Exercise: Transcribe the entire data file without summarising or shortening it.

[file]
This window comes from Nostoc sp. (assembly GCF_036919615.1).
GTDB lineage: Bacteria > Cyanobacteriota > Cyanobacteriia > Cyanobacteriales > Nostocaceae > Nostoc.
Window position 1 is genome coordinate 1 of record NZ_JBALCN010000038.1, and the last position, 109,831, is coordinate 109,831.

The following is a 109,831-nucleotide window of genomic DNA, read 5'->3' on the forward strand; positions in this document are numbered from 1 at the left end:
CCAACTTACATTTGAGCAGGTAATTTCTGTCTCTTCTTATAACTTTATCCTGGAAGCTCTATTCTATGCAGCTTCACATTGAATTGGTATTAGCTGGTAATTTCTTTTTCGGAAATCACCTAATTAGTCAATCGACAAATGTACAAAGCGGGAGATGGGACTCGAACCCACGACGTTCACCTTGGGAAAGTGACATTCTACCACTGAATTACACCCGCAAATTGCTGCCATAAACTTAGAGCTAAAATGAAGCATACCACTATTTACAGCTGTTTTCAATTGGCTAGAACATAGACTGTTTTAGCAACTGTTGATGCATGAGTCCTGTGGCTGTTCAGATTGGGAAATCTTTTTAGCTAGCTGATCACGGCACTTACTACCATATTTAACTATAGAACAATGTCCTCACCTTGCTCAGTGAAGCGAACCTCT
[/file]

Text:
This window comes from Nostoc sp. (assembly GCF_036919615.1).
GTDB lineage: Bacteria > Cyanobacteriota > Cyanobacteriia > Cyanobacteriales > Nostocaceae > Nostoc.
Window position 1 is genome coordinate 1 of record NZ_JBALCN010000038.1, and the last position, 109,831, is coordinate 109,831.

The following is a 109,831-nucleotide window of genomic DNA, read 5'->3' on the forward strand; positions in this document are numbered from 1 at the left end:
CCAACTTACATTTGAGCAGGTAATTTCTGTCTCTTCTTATAACTTTATCCTGGAAGCTCTATTCTATGCAGCTTCACATTGAATTGGTATTAGCTGGTAATTTCTTTTTCGGAAATCACCTAATTAGTCAATCGACAAATGTACAAAGCGGGAGATGGGACTCGAACCCACGACGTTCACCTTGGGAAAGTGACATTCTACCACTGAATTACACCCGCAAATTGCTGCCATAAACTTAGAGCTAAAATGAAGCATACCACTATTTACAGCTGTTTTCAATTGGCTAGAACATAGACTGTTTTAGCAACTGTTGATGCATGAGTCCTGTGGCTGTTCAGATTGGGAAATCTTTTTAGCTAGCTGATCACGGCACTTACTACCATATTTAACTATAGAACAATGTCCTCACCTTGCTCAGTGAAGCGAACCTCT